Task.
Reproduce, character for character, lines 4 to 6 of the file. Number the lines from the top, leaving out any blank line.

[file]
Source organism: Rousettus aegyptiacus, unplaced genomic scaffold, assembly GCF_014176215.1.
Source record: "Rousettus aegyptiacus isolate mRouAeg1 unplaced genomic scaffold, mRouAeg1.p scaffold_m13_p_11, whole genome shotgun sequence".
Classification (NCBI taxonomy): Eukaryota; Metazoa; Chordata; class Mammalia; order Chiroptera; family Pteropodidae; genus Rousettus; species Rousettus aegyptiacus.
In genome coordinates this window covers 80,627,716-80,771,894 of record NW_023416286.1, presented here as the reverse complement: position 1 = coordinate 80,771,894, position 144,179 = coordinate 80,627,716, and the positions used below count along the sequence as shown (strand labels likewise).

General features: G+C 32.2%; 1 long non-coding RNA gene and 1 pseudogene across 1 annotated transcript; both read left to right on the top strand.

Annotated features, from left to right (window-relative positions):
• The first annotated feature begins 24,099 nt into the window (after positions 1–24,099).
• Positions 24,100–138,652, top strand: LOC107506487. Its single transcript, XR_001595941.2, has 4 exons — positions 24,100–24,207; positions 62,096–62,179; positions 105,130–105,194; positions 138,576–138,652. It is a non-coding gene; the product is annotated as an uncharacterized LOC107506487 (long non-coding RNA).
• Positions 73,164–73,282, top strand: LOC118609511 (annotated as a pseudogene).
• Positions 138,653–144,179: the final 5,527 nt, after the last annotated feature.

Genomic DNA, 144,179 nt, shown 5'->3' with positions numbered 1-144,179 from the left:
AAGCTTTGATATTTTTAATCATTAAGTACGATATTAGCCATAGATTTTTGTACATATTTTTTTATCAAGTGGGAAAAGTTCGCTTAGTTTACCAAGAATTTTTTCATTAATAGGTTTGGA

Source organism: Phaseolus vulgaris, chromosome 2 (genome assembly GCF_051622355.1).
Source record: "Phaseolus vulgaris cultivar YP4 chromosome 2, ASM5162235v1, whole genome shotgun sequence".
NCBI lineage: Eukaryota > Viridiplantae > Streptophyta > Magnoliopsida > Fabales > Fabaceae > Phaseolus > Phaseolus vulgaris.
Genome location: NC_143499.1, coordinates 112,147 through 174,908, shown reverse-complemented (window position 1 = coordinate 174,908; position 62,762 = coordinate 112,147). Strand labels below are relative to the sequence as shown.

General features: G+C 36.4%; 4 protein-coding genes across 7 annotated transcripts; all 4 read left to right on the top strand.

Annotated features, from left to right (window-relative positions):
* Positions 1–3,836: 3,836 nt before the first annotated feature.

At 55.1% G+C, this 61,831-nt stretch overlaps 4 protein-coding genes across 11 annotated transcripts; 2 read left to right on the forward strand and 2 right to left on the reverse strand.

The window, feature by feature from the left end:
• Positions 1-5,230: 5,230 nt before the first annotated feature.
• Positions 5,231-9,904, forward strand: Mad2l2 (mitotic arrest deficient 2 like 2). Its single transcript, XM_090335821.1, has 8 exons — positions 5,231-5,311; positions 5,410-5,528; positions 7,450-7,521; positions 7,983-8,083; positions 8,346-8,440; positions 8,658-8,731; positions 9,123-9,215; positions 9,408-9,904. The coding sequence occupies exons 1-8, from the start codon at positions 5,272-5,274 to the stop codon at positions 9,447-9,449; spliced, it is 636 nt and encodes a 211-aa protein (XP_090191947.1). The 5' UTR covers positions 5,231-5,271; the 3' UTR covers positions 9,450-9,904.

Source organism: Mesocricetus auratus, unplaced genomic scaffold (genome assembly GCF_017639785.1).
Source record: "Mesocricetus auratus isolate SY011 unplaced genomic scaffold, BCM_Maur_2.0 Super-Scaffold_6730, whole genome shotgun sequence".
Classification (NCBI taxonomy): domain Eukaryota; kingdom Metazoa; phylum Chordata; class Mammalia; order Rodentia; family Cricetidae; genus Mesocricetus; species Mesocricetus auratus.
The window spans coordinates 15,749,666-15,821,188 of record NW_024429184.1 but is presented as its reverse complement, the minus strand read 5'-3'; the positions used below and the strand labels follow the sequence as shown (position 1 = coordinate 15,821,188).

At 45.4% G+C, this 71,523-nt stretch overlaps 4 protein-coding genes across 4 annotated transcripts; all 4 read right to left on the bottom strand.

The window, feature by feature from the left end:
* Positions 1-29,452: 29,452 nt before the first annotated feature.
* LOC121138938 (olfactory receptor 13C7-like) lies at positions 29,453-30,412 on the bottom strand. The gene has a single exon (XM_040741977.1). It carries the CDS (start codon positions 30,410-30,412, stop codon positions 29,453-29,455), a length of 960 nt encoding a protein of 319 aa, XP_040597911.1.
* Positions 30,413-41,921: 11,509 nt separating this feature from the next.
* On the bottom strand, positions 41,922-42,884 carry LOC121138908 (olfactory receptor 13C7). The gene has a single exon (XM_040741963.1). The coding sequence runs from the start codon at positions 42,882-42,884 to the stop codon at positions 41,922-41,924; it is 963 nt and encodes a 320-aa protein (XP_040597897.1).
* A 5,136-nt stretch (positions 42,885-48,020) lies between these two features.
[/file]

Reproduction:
In genome coordinates this window covers 80,627,716-80,771,894 of record NW_023416286.1, presented here as the reverse complement: position 1 = coordinate 80,771,894, position 144,179 = coordinate 80,627,716, and the positions used below count along the sequence as shown (strand labels likewise).

General features: G+C 32.2%; 1 long non-coding RNA gene and 1 pseudogene across 1 annotated transcript; both read left to right on the top strand.

Annotated features, from left to right (window-relative positions):